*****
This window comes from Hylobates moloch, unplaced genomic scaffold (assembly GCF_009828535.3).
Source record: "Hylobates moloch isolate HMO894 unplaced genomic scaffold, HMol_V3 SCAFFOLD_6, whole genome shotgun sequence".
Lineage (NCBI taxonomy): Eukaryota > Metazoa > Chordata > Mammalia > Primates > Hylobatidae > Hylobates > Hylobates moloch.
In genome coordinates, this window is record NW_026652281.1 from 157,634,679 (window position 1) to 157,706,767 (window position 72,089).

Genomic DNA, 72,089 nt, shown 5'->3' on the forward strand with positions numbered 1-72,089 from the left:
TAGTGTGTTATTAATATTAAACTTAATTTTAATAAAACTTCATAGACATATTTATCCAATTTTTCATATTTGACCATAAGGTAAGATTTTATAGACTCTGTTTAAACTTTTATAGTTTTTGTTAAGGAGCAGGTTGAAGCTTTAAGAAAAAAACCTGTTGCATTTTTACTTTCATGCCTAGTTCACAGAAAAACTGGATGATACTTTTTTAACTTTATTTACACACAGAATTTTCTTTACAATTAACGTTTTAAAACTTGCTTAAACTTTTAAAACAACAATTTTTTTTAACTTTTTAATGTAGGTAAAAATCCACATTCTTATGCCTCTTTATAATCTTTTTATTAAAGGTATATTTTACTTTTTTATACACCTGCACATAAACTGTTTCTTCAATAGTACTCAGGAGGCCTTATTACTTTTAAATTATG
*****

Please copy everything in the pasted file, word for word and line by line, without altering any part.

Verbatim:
This window comes from Hylobates moloch, unplaced genomic scaffold (assembly GCF_009828535.3).
Source record: "Hylobates moloch isolate HMO894 unplaced genomic scaffold, HMol_V3 SCAFFOLD_6, whole genome shotgun sequence".
Lineage (NCBI taxonomy): Eukaryota > Metazoa > Chordata > Mammalia > Primates > Hylobatidae > Hylobates > Hylobates moloch.
In genome coordinates, this window is record NW_026652281.1 from 157,634,679 (window position 1) to 157,706,767 (window position 72,089).

Genomic DNA, 72,089 nt, shown 5'->3' on the forward strand with positions numbered 1-72,089 from the left:
TAGTGTGTTATTAATATTAAACTTAATTTTAATAAAACTTCATAGACATATTTATCCAATTTTTCATATTTGACCATAAGGTAAGATTTTATAGACTCTGTTTAAACTTTTATAGTTTTTGTTAAGGAGCAGGTTGAAGCTTTAAGAAAAAAACCTGTTGCATTTTTACTTTCATGCCTAGTTCACAGAAAAACTGGATGATACTTTTTTAACTTTATTTACACACAGAATTTTCTTTACAATTAACGTTTTAAAACTTGCTTAAACTTTTAAAACAACAATTTTTTTTAACTTTTTAATGTAGGTAAAAATCCACATTCTTATGCCTCTTTATAATCTTTTTATTAAAGGTATATTTTACTTTTTTATACACCTGCACATAAACTGTTTCTTCAATAGTACTCAGGAGGCCTTATTACTTTTAAATTATG